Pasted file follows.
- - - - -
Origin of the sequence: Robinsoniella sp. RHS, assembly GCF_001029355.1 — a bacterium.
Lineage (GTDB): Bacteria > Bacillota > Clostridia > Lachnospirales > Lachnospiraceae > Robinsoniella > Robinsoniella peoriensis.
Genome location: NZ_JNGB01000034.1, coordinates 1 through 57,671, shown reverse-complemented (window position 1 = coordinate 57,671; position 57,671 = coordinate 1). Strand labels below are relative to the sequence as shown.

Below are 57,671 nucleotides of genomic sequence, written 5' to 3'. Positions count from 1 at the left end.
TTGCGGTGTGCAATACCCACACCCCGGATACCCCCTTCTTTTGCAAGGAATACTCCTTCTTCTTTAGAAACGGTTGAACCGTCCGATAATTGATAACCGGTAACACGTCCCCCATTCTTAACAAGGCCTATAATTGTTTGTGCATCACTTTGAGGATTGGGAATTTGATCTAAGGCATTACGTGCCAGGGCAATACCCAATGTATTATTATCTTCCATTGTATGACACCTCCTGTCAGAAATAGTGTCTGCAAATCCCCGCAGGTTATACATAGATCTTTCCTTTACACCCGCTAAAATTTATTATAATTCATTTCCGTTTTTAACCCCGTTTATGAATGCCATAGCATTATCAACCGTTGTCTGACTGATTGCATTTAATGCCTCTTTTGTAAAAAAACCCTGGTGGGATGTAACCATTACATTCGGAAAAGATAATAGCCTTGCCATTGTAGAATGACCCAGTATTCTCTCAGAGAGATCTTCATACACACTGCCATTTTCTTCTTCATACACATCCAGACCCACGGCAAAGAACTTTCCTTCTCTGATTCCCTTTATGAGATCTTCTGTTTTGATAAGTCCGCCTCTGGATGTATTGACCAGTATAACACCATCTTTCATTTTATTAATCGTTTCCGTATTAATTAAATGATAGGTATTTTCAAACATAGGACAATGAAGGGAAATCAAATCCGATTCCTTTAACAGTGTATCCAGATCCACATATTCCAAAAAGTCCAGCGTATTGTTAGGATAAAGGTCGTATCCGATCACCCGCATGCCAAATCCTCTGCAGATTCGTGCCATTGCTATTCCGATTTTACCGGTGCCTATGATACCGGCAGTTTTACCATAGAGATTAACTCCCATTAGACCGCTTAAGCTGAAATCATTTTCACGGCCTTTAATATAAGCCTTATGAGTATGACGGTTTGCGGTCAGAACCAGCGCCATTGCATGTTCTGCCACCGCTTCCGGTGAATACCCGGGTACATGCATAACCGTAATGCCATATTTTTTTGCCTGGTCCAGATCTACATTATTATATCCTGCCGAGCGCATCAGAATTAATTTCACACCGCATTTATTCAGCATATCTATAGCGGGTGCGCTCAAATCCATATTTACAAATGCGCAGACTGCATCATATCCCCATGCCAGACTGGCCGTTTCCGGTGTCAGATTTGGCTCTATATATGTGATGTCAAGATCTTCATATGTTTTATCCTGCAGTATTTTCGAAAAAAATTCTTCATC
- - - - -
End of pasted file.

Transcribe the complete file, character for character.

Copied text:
Origin of the sequence: Robinsoniella sp. RHS, assembly GCF_001029355.1 — a bacterium.
Lineage (GTDB): Bacteria > Bacillota > Clostridia > Lachnospirales > Lachnospiraceae > Robinsoniella > Robinsoniella peoriensis.
Genome location: NZ_JNGB01000034.1, coordinates 1 through 57,671, shown reverse-complemented (window position 1 = coordinate 57,671; position 57,671 = coordinate 1). Strand labels below are relative to the sequence as shown.

Below are 57,671 nucleotides of genomic sequence, written 5' to 3'. Positions count from 1 at the left end.
TTGCGGTGTGCAATACCCACACCCCGGATACCCCCTTCTTTTGCAAGGAATACTCCTTCTTCTTTAGAAACGGTTGAACCGTCCGATAATTGATAACCGGTAACACGTCCCCCATTCTTAACAAGGCCTATAATTGTTTGTGCATCACTTTGAGGATTGGGAATTTGATCTAAGGCATTACGTGCCAGGGCAATACCCAATGTATTATTATCTTCCATTGTATGACACCTCCTGTCAGAAATAGTGTCTGCAAATCCCCGCAGGTTATACATAGATCTTTCCTTTACACCCGCTAAAATTTATTATAATTCATTTCCGTTTTTAACCCCGTTTATGAATGCCATAGCATTATCAACCGTTGTCTGACTGATTGCATTTAATGCCTCTTTTGTAAAAAAACCCTGGTGGGATGTAACCATTACATTCGGAAAAGATAATAGCCTTGCCATTGTAGAATGACCCAGTATTCTCTCAGAGAGATCTTCATACACACTGCCATTTTCTTCTTCATACACATCCAGACCCACGGCAAAGAACTTTCCTTCTCTGATTCCCTTTATGAGATCTTCTGTTTTGATAAGTCCGCCTCTGGATGTATTGACCAGTATAACACCATCTTTCATTTTATTAATCGTTTCCGTATTAATTAAATGATAGGTATTTTCAAACATAGGACAATGAAGGGAAATCAAATCCGATTCCTTTAACAGTGTATCCAGATCCACATATTCCAAAAAGTCCAGCGTATTGTTAGGATAAAGGTCGTATCCGATCACCCGCATGCCAAATCCTCTGCAGATTCGTGCCATTGCTATTCCGATTTTACCGGTGCCTATGATACCGGCAGTTTTACCATAGAGATTAACTCCCATTAGACCGCTTAAGCTGAAATCATTTTCACGGCCTTTAATATAAGCCTTATGAGTATGACGGTTTGCGGTCAGAACCAGCGCCATTGCATGTTCTGCCACCGCTTCCGGTGAATACCCGGGTACATGCATAACCGTAATGCCATATTTTTTTGCCTGGTCCAGATCTACATTATTATATCCTGCCGAGCGCATCAGAATTAATTTCACACCGCATTTATTCAGCATATCTATAGCGGGTGCGCTCAAATCCATATTTACAAATGCGCAGACTGCATCATATCCCCATGCCAGACTGGCCGTTTCCGGTGTCAGATTTGGCTCTATATATGTGATGTCAAGATCTTCATATGTTTTATCCTGCAGTATTTTCGAAAAAAATTCTTCATC